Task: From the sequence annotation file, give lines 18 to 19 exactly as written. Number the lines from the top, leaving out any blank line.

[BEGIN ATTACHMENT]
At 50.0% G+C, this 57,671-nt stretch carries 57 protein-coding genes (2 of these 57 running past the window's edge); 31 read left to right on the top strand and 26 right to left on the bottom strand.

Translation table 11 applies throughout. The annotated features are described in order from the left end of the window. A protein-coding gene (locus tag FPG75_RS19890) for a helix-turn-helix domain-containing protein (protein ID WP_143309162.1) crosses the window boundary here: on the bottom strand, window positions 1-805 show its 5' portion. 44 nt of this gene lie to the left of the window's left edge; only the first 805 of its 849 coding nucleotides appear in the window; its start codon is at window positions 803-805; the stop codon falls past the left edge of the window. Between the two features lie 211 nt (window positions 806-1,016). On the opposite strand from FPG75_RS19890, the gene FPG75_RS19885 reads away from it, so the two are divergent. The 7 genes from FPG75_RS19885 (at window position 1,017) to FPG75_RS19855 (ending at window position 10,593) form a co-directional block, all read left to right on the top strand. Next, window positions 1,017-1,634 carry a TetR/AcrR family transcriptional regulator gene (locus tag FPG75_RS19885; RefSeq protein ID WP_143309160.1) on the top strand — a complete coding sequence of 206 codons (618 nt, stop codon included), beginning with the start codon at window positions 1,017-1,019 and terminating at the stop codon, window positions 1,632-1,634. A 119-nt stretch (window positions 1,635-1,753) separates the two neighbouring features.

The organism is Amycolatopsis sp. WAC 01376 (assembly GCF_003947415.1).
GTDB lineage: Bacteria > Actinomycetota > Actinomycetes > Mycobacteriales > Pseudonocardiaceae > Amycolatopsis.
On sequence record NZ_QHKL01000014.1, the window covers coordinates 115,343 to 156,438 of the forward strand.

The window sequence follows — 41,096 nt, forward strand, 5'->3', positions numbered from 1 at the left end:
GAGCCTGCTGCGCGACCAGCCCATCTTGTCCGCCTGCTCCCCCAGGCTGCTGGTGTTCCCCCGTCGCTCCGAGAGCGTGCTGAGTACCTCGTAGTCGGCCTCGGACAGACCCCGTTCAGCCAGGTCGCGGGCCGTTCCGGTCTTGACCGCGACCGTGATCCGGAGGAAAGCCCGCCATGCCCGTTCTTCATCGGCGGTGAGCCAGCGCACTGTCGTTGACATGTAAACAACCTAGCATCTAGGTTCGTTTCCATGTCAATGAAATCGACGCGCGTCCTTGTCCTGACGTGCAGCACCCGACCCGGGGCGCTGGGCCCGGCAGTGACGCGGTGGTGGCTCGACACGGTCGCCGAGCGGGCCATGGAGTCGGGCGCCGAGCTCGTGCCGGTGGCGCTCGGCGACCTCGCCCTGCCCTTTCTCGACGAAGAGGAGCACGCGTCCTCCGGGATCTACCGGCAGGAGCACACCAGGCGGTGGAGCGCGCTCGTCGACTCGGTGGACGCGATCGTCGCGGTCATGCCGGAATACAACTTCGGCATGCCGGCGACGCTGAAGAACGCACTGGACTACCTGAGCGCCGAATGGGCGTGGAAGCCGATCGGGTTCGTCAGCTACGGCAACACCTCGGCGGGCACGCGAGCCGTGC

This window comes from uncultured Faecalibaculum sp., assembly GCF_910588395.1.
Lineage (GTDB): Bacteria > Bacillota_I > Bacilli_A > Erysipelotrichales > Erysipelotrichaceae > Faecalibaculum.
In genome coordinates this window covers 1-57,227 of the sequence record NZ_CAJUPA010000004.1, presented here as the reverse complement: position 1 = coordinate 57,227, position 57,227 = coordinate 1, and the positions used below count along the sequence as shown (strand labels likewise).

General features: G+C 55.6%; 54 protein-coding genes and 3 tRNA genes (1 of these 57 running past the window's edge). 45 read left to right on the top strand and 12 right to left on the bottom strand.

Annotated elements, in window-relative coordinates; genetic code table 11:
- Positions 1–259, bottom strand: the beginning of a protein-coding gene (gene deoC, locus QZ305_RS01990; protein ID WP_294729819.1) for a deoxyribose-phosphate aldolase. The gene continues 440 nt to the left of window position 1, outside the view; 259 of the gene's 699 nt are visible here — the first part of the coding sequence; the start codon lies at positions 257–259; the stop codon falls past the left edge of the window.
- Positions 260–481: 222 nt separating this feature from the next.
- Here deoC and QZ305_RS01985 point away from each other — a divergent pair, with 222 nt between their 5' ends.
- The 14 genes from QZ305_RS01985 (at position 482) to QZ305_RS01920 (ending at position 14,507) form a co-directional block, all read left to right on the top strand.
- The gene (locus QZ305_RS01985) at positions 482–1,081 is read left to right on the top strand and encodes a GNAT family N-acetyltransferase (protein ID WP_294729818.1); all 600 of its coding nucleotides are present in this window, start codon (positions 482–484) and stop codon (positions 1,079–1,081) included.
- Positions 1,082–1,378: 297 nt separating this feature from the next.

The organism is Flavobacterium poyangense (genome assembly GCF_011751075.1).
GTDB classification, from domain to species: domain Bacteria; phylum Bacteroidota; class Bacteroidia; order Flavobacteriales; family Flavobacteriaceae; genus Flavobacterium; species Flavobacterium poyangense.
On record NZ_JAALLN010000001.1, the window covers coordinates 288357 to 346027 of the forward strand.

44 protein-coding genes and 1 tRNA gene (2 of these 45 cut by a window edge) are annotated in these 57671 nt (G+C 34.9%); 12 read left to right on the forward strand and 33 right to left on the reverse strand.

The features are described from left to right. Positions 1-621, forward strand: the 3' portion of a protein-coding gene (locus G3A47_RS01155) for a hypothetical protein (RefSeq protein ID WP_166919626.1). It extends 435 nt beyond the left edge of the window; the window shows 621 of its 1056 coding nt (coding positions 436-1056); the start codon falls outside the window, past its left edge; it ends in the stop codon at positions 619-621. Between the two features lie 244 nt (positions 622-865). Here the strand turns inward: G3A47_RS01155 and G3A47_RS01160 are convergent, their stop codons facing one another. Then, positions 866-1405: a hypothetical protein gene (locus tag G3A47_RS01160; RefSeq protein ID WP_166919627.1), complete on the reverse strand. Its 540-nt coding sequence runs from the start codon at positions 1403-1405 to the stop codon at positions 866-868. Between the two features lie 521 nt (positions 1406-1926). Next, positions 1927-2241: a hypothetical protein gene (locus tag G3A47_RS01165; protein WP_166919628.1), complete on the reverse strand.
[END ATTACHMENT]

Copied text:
- Positions 1,082–1,378: 297 nt separating this feature from the next.

The organism is Flavobacterium poyangense (genome assembly GCF_011751075.1).